Western Banded Gecko

(Coleonyx variegatus)

   Now you'll only find the Western Banded Gecko at night in the desert. This is when we photographed this one. They are bug eaters and their skin looks very delicate and they are soft to the touch. Pretty coloration too!
Banded Gecko

Desert Horned Lizard

(Phrynosoma platyrhinos)

    This one was found on the Bradshaw Trail in California. These guys are hard to see in the desert in their natural habitat and are also hard to photograph! The enlargement is one caught by a young boy in the high desert. Kids seem to like catching them. They are often seen eating ants. See more information about the different species of Horned Lizards below.
   Reptiles, especially the lizards, are probably the most diversified of the animals found in the desert. They have more color variations, size differences and more varied temperments. Some are unbelievably friendly while others can be aggresive. They are more intelligent than most people give them credit for.

Western Fence Lizard

(Sceloporus occidentalis)

Western Fence Lizard
Western Fence Lizard
Western Fence Lizard
   It is commonly found from the coast to the highest mountain areas at over 6,000 feet. It is only found in the high desert. This lizard is conspicuous and common in its range. It thrives in a wide variety of habitats, ranging from coastal sage scrub and chaparral on the coast and foothills, to the forests of higher elevations. It's usually found on or near the ground, in rock and wood piles, tree trunks, and the lower branches of shrubs. This one was found at an elev. of 5,800 ft.
   Western Fence Lizards may reduce the incidence of Lyme Disease in their range! It has recently been discovered that when infected ticks feed on the blood of these lizards, the Lyme disease spirochetes they carry are destroyed. In areas with Western Fence Lizards, about 5 percent of ticks carry the disease, while in other areas 50 percent of ticks harbor the disease.

Interesting Note:

Desert Horned Lizard
   Taking the Sonoran Desert as a geographic unit species present would be the desert horned lizard (Phrynosoma platyrhinos - 2 subspecies, only one which occurs in the Sonoran Desert - P.p.calidiarum, the southern desert horned lizard), the flat-tailed horned lizard (P.mcallii), Goode's horned lizard (P.goodei), and the regal horned lizard (P.solare). Other species are peripheral to the Sonoran Desert, such as the Texas horned lizard (P.cornutum) and round-tailed horned lizard (P.modestum), where the Sonoran Desert gives way to the Chihuahuan Desert, and the short-horned lizard (P.hernandesi) which are found at higher elevations in mountains adjacent to or within the Sonoran Desert, but it is not a true inhabitant of desert until further east where it is found in Chihuahuan Desert. Also, it has not been shown that all species of horned lizards have the ability to squirt blood and in some species, like the desert horned lizard, it is extremely uncommon. In research conducted on desert horned lizards only 2 out of 2569 lizards squirted blood, and one was after it was bitten by a Great Basin rattlesnake.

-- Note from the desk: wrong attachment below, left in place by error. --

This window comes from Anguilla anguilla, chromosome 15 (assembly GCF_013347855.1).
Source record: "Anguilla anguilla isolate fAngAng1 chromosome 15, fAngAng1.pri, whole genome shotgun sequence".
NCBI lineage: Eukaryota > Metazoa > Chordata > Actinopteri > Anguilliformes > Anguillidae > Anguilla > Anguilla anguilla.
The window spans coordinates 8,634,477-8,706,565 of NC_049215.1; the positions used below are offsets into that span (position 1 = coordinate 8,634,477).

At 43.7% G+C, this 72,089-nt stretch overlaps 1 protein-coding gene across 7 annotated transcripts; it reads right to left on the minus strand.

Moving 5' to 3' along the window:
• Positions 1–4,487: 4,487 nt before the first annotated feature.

Martin Feldner, Herpetologist

Regal Horned Lizard

(P.solare)

Photo Courtesy of Martin Feldner

   A native to the desert in the southwest the Regal Horned Lizard is a small flat lizard about the size of the palm of a man's hand. They eat mostly harvester ants and large numbers of them at one time. They spend most of their time in the intense heat of the desert during meals.